You read in the paper that a local business just sold for $15 million. You feel your company is about one-third the size of that operation. Does that mean you have a $5 million business?
A friend said she heard you can determine the worth of a business by multiplying its income by six and suggests you do so. Is that the way it’s done?
Both examples, a local expert on the subject says, are incorrect.
“Neither of those business valuation methods are reliable,” says David Anderson, principal of David Anderson & Associates, a Philadelphia forensic accounting firm that provides a full range of business valuation services in the Delaware Valley. “For example, a small software company named WhatsApp would have valued itself at between $50 and $60 million using the six-times-income method. But last year, they sold themselves to Facebook for $19 billion — more than 300 times higher.”
If you want to learn what your business actually is worth, Anderson says, you need the assistance of a highly qualified and experienced business valuation expert.
There are myriad reasons a company may want to know its actual value. These can include shareholder or partner disputes; gifting a portion of the business; sales, mergers and acquisitions; divorce settlements; estate and trust matters; insolvency and many more.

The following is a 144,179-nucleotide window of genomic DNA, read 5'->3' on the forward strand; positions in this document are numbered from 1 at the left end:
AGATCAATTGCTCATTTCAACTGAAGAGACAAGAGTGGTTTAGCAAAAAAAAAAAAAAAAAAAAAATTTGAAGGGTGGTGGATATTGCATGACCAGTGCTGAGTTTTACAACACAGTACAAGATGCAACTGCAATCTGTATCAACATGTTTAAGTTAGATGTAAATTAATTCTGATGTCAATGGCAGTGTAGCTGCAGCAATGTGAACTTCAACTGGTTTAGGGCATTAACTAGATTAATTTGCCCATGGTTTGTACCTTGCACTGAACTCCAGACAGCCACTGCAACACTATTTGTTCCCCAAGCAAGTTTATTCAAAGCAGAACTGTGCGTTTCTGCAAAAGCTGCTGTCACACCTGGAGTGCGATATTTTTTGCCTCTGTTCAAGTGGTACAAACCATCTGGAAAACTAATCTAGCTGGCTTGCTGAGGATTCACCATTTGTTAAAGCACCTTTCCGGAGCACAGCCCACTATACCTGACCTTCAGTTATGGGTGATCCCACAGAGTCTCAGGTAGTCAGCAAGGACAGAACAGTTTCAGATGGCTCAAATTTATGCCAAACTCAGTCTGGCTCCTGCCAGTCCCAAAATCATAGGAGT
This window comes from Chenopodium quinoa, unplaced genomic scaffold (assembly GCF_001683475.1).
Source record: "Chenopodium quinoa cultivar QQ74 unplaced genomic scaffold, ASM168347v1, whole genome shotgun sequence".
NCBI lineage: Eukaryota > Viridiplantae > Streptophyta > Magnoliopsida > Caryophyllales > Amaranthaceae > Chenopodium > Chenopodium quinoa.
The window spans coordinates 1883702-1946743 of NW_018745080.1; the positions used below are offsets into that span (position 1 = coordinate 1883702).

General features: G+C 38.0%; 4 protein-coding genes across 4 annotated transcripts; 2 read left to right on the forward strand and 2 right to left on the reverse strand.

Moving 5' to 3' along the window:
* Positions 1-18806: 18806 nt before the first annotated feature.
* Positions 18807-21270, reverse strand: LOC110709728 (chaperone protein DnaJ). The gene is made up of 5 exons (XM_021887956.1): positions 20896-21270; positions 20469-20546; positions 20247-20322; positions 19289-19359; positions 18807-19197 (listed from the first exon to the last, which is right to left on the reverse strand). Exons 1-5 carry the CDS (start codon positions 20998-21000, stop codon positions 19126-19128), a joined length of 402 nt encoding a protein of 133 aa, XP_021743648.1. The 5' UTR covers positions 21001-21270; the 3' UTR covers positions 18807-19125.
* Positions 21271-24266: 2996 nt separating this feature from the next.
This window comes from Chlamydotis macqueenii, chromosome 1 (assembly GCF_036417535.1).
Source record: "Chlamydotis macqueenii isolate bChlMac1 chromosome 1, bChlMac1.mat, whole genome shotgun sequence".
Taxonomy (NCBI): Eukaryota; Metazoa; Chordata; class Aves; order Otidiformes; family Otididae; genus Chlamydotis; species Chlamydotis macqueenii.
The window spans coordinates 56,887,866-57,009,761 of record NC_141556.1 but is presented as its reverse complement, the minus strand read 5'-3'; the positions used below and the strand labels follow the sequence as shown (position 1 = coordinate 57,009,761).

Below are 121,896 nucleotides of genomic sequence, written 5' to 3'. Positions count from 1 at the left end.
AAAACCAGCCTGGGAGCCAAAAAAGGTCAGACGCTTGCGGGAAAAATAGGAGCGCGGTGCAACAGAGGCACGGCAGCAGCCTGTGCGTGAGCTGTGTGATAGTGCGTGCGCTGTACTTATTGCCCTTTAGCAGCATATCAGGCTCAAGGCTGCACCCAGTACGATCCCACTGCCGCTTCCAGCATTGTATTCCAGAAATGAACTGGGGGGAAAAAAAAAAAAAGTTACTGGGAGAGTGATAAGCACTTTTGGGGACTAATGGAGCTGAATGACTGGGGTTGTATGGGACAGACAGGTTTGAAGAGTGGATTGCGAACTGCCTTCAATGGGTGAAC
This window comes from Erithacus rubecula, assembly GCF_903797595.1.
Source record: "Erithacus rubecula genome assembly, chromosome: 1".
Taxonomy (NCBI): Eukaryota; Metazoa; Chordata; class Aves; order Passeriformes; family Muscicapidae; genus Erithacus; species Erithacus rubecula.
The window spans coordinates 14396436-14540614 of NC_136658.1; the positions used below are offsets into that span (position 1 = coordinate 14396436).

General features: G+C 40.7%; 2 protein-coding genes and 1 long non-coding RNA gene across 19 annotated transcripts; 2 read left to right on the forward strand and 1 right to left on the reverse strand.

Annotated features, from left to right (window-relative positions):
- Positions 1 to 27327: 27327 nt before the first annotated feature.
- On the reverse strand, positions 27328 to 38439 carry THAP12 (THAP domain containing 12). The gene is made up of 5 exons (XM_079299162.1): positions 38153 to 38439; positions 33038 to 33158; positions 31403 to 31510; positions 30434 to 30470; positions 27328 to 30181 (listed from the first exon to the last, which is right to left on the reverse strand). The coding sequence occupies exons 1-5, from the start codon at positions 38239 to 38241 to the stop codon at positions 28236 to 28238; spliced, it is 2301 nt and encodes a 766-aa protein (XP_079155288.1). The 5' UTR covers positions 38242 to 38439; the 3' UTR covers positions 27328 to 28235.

Acknowledging each case is different, Anderson said there are two basic types of business valuations. A calculation of value is a less formal process that provides a reliable approximation of the worth of your business while a full-blown formal business valuation is important for estate planning, gifting and litigation.
A Certified Valuation Analyst will calculate your business’s true income by examining salaries, expenses, profits, losses and other information. Are you paying yourself or your family members more or less than what outside managers would cost? Do you have company cars or any deferred compensation programs for family members or are there any other expenses a third party would not incur? Do you have one-time expenses related a lawsuit or losses from a natural disaster?
In calculating your business’s worth, a professional business valuation expert also considers industry, geographic and economic factors, as well as recent sales of businesses like yours.
Determining the value of your business is not a process for psychics or soothsayers, and guessing or ballpark estimating won’t do. Be safe and smart and count on a Certified Valuation Analyst to figure out just what your business is worth.
If you require the services of a certified business valuation expert, please contact the Philadelphia forensic accounting firm of David Anderson & Associates today by calling David Anderson at 267-207-3597 or emailing him at firstname.lastname@example.org.
About David Anderson & Associates
David Anderson & Associates is a Philadelphia forensic accounting firm that provides a full range of forensic accounting services in Philadelphia and the Delaware Valley. The experienced professionals at David Anderson & Associates provide forensic accounting, business valuation, fraud investigation, litigation support, economic damage analysis, business consulting and outsourced CFO services. Company principal David Anderson has more than 30 years of experience in financial and operational leadership positions and is a Certified Public Accountant, a Certified Fraud Examiner and a Certified Valuation Analyst.